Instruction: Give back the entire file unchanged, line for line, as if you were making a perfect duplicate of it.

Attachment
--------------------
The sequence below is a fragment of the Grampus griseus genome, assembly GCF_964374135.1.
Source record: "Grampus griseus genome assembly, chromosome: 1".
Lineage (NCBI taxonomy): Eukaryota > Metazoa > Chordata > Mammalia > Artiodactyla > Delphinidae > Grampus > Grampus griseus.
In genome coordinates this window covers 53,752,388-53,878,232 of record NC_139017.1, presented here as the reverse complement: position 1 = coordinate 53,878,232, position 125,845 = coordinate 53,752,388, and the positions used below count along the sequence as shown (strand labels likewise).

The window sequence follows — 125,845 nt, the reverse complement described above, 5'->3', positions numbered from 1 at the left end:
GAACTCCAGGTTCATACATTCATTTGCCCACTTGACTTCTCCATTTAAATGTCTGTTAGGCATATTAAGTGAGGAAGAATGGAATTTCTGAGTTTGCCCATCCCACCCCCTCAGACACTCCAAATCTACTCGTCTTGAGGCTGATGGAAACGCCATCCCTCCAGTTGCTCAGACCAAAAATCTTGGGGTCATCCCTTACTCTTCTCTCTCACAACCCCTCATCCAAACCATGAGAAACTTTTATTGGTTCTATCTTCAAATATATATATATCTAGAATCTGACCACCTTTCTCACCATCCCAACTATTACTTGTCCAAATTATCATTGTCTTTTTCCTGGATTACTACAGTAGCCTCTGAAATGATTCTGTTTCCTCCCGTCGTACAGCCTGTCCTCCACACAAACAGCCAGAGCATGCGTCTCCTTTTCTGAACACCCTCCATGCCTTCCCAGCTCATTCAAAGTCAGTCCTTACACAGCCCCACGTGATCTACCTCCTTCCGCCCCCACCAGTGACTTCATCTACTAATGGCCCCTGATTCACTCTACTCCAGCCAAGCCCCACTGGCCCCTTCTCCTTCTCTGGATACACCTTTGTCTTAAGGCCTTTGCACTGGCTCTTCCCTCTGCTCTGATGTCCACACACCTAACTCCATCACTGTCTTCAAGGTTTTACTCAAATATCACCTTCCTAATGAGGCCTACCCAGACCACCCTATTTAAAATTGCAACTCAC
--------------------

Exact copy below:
The sequence below is a fragment of the Grampus griseus genome, assembly GCF_964374135.1.
Source record: "Grampus griseus genome assembly, chromosome: 1".
Lineage (NCBI taxonomy): Eukaryota > Metazoa > Chordata > Mammalia > Artiodactyla > Delphinidae > Grampus > Grampus griseus.
In genome coordinates this window covers 53,752,388-53,878,232 of record NC_139017.1, presented here as the reverse complement: position 1 = coordinate 53,878,232, position 125,845 = coordinate 53,752,388, and the positions used below count along the sequence as shown (strand labels likewise).

The window sequence follows — 125,845 nt, the reverse complement described above, 5'->3', positions numbered from 1 at the left end:
GAACTCCAGGTTCATACATTCATTTGCCCACTTGACTTCTCCATTTAAATGTCTGTTAGGCATATTAAGTGAGGAAGAATGGAATTTCTGAGTTTGCCCATCCCACCCCCTCAGACACTCCAAATCTACTCGTCTTGAGGCTGATGGAAACGCCATCCCTCCAGTTGCTCAGACCAAAAATCTTGGGGTCATCCCTTACTCTTCTCTCTCACAACCCCTCATCCAAACCATGAGAAACTTTTATTGGTTCTATCTTCAAATATATATATATCTAGAATCTGACCACCTTTCTCACCATCCCAACTATTACTTGTCCAAATTATCATTGTCTTTTTCCTGGATTACTACAGTAGCCTCTGAAATGATTCTGTTTCCTCCCGTCGTACAGCCTGTCCTCCACACAAACAGCCAGAGCATGCGTCTCCTTTTCTGAACACCCTCCATGCCTTCCCAGCTCATTCAAAGTCAGTCCTTACACAGCCCCACGTGATCTACCTCCTTCCGCCCCCACCAGTGACTTCATCTACTAATGGCCCCTGATTCACTCTACTCCAGCCAAGCCCCACTGGCCCCTTCTCCTTCTCTGGATACACCTTTGTCTTAAGGCCTTTGCACTGGCTCTTCCCTCTGCTCTGATGTCCACACACCTAACTCCATCACTGTCTTCAAGGTTTTACTCAAATATCACCTTCCTAATGAGGCCTACCCAGACCACCCTATTTAAAATTGCAACTCAC